“You would punish the man who would be the Saviour of Spain?”
The supporting roles are populated with familiar faces - from Michael Hordern, John Fraser and Genevieve Page to that bloke who betrayed Jason And The Argonauts in the stop-motion classic - and all acquit themselves with gusto, emoting like there's no tomorrow. After all, this is not the cinema of subtlety. Most scenes are performed against a background of thousands, all in fabulous costume, so the big moments come thick and fast - the asking of a treacherous new sovereign to swear upon the Holy Book, the demanding of a princess's hand in marriage upon safe return and the many huge speeches to men-at-arms thirsting for blood. But there are one or two little scenes that, perhaps, carry much more impact for all their quietness, such as Rodrigo's helping of a lonely leper that leads into a tremendously shot reunion with Jimena beneath three hilltop crosses, or the haunting beauty of the hero meeting his twin daughters for the first time. Despite the over-the-top bravado and the indomitable force of star-power bludgeoning most scenes, it's nice to witness such eloquence at work, as well.
“It's only now ... now that I know how hard the road would have been without you.”
But again, the faults shine through in all their glory, too. The dialogue, for the most part, is heavy and loaded with the self-reverence so typical of genre movies made during this era. The fight choreography, much like the film, is cumbersome and unwieldy - except for the jousting scene which is fabulously hard-hitting (look at how Rodrigo unhorses his opponent). And the cast seem to shout out the different names of all the kingdoms of Spain far too often - making it sound like the scoring of the Eurovision Song Contest! There's also a very curious moment quite early on, when we first meet Loren's Jimena. Listen for when she speaks to her father and utters “Two men,” it sounds very clearly like she's saying “Two mates,” which, for the innuendo-fans amongst us, is a nice touch.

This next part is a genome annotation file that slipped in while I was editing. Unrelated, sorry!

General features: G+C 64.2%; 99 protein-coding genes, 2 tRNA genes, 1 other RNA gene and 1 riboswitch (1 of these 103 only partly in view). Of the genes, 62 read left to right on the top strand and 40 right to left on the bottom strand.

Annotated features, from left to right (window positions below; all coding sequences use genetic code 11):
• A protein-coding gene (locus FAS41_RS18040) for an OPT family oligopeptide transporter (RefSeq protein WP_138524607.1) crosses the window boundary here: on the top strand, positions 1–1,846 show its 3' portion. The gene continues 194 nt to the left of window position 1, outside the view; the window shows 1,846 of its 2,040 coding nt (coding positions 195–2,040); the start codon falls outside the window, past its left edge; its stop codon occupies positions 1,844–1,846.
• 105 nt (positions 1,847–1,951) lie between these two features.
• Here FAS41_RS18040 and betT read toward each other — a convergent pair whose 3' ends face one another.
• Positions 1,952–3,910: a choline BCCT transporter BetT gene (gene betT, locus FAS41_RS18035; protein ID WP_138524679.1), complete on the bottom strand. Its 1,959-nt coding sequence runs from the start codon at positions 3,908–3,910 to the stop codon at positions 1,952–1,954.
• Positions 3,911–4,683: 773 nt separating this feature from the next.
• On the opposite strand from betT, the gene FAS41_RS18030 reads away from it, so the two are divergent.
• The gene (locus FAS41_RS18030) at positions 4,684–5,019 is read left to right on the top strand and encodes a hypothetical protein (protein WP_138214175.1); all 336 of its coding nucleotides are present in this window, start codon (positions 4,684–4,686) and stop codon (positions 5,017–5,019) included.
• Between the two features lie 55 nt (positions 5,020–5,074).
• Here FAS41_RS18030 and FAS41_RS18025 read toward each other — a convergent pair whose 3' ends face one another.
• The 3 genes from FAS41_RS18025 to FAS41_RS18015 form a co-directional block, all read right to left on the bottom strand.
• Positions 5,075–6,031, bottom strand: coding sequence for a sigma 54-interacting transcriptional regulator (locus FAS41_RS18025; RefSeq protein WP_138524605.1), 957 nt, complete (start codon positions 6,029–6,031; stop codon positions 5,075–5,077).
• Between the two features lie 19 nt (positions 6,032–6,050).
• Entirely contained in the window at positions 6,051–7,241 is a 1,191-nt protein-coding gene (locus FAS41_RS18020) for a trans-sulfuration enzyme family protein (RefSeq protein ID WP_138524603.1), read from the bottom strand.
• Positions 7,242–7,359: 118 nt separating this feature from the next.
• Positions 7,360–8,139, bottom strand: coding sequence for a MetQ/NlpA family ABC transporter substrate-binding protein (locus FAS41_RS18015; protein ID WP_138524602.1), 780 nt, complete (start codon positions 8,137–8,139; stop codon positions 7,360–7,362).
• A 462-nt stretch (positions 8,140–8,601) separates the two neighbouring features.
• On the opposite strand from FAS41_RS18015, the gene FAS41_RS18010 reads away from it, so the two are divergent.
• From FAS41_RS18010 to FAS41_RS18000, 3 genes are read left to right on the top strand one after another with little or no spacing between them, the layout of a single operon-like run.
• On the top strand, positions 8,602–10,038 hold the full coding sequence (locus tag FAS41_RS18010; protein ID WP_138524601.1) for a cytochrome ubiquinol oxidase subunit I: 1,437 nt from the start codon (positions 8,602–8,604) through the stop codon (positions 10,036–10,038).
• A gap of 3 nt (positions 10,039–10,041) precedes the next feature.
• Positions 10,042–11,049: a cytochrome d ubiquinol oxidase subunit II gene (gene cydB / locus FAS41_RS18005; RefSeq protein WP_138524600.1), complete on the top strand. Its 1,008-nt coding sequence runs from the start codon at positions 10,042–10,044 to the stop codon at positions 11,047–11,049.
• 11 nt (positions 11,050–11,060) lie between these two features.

So, an intended masterpiece that somehow misses the mark, despite having all the right ingredients in place. Big stars in career-defining roles, a true depiction of a bygone time, genuine heroism and emotional resonance amid a brutally realistic life and death struggle for honour and justice - oh, that would be Gladiator, wouldn't it? Still, if you want a film that eagerly swallows up an afternoon, then look no further.